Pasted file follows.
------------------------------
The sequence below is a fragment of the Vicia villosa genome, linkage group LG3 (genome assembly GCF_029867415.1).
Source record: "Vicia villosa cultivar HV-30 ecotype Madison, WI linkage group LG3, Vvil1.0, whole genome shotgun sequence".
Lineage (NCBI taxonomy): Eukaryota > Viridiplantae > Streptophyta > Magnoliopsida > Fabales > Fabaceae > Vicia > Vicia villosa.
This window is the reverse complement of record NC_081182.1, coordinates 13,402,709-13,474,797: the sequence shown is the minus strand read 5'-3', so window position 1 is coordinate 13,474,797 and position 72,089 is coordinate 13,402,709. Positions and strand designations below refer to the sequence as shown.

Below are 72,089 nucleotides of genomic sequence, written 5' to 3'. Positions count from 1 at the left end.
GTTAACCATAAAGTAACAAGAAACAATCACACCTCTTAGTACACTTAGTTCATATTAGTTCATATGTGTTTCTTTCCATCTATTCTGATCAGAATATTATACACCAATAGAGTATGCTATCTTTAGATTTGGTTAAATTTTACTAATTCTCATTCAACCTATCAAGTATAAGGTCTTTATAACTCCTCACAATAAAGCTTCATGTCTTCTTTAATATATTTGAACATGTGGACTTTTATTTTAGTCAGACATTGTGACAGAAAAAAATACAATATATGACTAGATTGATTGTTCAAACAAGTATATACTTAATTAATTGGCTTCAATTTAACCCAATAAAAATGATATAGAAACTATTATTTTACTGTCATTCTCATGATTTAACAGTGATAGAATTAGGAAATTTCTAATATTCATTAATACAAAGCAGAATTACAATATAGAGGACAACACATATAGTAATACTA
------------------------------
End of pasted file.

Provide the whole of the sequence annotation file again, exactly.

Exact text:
The sequence below is a fragment of the Vicia villosa genome, linkage group LG3 (genome assembly GCF_029867415.1).
Source record: "Vicia villosa cultivar HV-30 ecotype Madison, WI linkage group LG3, Vvil1.0, whole genome shotgun sequence".
Lineage (NCBI taxonomy): Eukaryota > Viridiplantae > Streptophyta > Magnoliopsida > Fabales > Fabaceae > Vicia > Vicia villosa.
This window is the reverse complement of record NC_081182.1, coordinates 13,402,709-13,474,797: the sequence shown is the minus strand read 5'-3', so window position 1 is coordinate 13,474,797 and position 72,089 is coordinate 13,402,709. Positions and strand designations below refer to the sequence as shown.

Below are 72,089 nucleotides of genomic sequence, written 5' to 3'. Positions count from 1 at the left end.
GTTAACCATAAAGTAACAAGAAACAATCACACCTCTTAGTACACTTAGTTCATATTAGTTCATATGTGTTTCTTTCCATCTATTCTGATCAGAATATTATACACCAATAGAGTATGCTATCTTTAGATTTGGTTAAATTTTACTAATTCTCATTCAACCTATCAAGTATAAGGTCTTTATAACTCCTCACAATAAAGCTTCATGTCTTCTTTAATATATTTGAACATGTGGACTTTTATTTTAGTCAGACATTGTGACAGAAAAAAATACAATATATGACTAGATTGATTGTTCAAACAAGTATATACTTAATTAATTGGCTTCAATTTAACCCAATAAAAATGATATAGAAACTATTATTTTACTGTCATTCTCATGATTTAACAGTGATAGAATTAGGAAATTTCTAATATTCATTAATACAAAGCAGAATTACAATATAGAGGACAACACATATAGTAATACTA